As always, YMMV, so I always urge people to listen and compare for themselves.

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Hello @BillK

which clock cables are you demoing at the moment?

Without meaning to sound mysterious, I’ll get back to you on that.

Brief summary: My dealer called me and said a cable manufacturer they carry is coming out with clock cables and brought a pair in for him to try. He thought they sounded great and wanted me to give them a shot at home and tell him what I thought.

At this point I think the vendor is going to make them, but they haven’t even given them a name yet. :grin:

:sunglasses: spy stuff, neat :wink:

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As mentioned in a previous post, I recently purchased a 10ft “Transparent Premium 75 Ohm digital cable - generation 5” from a dealer via eBay at a reasonable price. It had a BNC Trompeter connector at one end and RCA at the other. I purchased this with the intention of evaluating and comparing this cable with others. I do, for some reason, have ‘brand loyalty’ with respect to cables (a weakness maybe, but have stuck with the Transparent brand for many years). Emailing Transparent attempting to obtain information on their cable brought the response of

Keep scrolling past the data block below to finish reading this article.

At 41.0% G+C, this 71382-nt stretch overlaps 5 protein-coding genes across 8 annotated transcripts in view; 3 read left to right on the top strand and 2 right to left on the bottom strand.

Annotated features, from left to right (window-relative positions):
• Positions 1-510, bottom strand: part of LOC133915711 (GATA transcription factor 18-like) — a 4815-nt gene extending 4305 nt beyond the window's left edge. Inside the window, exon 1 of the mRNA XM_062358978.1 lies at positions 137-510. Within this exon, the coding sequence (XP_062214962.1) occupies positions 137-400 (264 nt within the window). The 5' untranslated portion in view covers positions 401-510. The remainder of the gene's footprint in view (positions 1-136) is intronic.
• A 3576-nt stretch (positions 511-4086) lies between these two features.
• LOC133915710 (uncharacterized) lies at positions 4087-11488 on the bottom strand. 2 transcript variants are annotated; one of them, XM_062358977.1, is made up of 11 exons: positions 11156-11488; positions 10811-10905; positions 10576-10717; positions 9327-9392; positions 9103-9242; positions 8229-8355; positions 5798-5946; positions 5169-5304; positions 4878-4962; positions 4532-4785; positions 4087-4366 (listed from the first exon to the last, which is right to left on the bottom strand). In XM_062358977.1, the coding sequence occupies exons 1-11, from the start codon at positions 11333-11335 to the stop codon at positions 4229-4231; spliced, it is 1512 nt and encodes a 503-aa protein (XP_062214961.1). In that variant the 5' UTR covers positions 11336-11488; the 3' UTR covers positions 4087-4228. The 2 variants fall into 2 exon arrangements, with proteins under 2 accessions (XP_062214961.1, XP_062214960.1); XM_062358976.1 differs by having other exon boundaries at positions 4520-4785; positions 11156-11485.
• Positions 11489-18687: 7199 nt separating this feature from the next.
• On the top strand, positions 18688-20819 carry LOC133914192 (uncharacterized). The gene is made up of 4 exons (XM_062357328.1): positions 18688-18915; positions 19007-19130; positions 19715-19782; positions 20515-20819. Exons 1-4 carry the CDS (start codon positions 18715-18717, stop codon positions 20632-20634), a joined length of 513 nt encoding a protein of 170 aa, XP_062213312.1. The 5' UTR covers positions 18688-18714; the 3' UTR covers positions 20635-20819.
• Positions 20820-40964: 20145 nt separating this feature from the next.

“…Our 75-Ohm digital links use proprietary designs and geometry. I can share that it is a coaxial cable, designed and build to maintain a 75-Ohm impedance from end to end…”
My experimentation and micrometer measurements show that this cable meets approximately the RG6(U) specification/guidelines.
It is clearly a triaxial cable (thanks for connection advice @Anupc) not, I believe, as stated by Transparent a coaxial cable. I cut the cable into four lengths two at 1m and two at 0.5 metres. I silver soldered four Audio grade Furutech BNC connectors to the longer cables and four commercial grade (all eight solder/wrench connected - as in the original Trompeter), to the shorter. I really cannot hear a difference between these two cables. No electronic testing has been done.